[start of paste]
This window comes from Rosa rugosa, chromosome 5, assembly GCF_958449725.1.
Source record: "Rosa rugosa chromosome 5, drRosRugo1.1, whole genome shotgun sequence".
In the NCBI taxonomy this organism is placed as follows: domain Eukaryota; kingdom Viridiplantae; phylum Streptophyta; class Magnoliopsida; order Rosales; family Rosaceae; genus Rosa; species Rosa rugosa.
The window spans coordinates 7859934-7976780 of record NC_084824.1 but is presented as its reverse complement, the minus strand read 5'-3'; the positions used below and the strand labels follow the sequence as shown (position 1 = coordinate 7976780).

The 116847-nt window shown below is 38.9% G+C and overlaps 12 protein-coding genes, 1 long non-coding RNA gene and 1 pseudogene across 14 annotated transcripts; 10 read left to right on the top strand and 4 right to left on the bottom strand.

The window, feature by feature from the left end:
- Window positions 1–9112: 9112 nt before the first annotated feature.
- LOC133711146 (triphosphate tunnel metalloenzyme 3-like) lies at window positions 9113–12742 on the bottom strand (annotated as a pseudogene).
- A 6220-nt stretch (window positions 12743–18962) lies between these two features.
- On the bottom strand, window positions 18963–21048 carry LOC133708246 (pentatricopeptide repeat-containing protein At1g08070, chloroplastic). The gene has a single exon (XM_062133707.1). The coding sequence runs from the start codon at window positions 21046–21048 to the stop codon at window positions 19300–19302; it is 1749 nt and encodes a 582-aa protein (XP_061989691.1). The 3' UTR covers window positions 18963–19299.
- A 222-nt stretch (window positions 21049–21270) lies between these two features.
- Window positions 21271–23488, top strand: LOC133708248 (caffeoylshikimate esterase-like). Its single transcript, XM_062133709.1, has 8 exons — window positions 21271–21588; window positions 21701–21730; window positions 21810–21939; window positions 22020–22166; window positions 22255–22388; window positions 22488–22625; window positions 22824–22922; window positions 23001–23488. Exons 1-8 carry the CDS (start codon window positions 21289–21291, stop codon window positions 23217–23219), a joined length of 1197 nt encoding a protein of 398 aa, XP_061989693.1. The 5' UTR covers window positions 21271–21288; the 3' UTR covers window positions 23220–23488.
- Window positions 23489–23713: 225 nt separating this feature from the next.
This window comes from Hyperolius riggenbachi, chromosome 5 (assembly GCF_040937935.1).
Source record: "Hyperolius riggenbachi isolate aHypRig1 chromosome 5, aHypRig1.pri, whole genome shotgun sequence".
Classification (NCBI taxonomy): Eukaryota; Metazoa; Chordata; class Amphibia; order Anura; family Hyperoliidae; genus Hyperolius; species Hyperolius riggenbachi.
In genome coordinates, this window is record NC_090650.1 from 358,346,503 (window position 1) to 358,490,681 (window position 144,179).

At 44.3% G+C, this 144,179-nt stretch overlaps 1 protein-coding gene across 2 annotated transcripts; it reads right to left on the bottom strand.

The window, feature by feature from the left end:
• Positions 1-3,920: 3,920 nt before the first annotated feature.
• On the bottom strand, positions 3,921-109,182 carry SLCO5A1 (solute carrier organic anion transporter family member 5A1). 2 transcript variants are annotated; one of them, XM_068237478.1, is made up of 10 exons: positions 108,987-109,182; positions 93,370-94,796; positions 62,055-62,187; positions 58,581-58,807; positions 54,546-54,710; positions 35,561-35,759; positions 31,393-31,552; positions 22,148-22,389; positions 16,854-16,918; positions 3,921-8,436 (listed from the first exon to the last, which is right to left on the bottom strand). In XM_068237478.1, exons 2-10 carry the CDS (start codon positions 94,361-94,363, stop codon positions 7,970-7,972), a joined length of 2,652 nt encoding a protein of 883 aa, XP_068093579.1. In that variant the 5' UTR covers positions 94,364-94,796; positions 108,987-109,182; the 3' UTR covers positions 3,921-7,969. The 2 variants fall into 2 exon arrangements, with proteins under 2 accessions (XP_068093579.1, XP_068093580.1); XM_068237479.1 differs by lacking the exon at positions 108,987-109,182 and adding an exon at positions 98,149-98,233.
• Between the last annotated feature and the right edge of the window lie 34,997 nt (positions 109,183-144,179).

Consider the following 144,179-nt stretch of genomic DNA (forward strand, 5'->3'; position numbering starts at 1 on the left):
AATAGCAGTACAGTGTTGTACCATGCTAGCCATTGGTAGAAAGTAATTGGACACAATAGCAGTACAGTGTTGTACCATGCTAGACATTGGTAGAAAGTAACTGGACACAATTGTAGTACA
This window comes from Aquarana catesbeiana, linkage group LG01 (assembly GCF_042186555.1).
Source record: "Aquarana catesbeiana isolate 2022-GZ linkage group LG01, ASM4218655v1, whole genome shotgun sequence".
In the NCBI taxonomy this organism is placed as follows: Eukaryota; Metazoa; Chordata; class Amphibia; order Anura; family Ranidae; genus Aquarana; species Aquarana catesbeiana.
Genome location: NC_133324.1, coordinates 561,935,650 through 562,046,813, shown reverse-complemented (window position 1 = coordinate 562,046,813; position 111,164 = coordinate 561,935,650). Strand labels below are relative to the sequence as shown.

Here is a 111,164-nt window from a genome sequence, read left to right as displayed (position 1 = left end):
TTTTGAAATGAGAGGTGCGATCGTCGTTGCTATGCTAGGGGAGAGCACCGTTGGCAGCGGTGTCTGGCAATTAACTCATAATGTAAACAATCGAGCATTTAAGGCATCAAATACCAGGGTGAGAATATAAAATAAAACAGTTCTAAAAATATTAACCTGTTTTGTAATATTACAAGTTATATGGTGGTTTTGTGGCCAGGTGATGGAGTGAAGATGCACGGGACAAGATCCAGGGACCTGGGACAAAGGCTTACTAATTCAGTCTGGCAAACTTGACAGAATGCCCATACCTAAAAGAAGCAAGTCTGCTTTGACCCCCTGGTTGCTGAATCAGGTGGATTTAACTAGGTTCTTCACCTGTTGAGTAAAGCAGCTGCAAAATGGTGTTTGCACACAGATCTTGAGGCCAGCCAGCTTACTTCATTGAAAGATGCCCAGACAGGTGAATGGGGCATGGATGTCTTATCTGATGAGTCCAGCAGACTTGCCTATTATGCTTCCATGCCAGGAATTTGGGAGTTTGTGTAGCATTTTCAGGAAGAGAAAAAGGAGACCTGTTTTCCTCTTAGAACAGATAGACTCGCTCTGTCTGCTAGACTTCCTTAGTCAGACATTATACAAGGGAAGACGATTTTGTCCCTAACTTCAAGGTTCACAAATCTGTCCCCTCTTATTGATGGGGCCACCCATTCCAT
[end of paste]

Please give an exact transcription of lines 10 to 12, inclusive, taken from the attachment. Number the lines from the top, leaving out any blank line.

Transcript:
- On the bottom strand, window positions 18963–21048 carry LOC133708246 (pentatricopeptide repeat-containing protein At1g08070, chloroplastic). The gene has a single exon (XM_062133707.1). The coding sequence runs from the start codon at window positions 21046–21048 to the stop codon at window positions 19300–19302; it is 1749 nt and encodes a 582-aa protein (XP_061989691.1). The 3' UTR covers window positions 18963–19299.
- A 222-nt stretch (window positions 21049–21270) lies between these two features.
- Window positions 21271–23488, top strand: LOC133708248 (caffeoylshikimate esterase-like). Its single transcript, XM_062133709.1, has 8 exons — window positions 21271–21588; window positions 21701–21730; window positions 21810–21939; window positions 22020–22166; window positions 22255–22388; window positions 22488–22625; window positions 22824–22922; window positions 23001–23488. Exons 1-8 carry the CDS (start codon window positions 21289–21291, stop codon window positions 23217–23219), a joined length of 1197 nt encoding a protein of 398 aa, XP_061989693.1. The 5' UTR covers window positions 21271–21288; the 3' UTR covers window positions 23220–23488.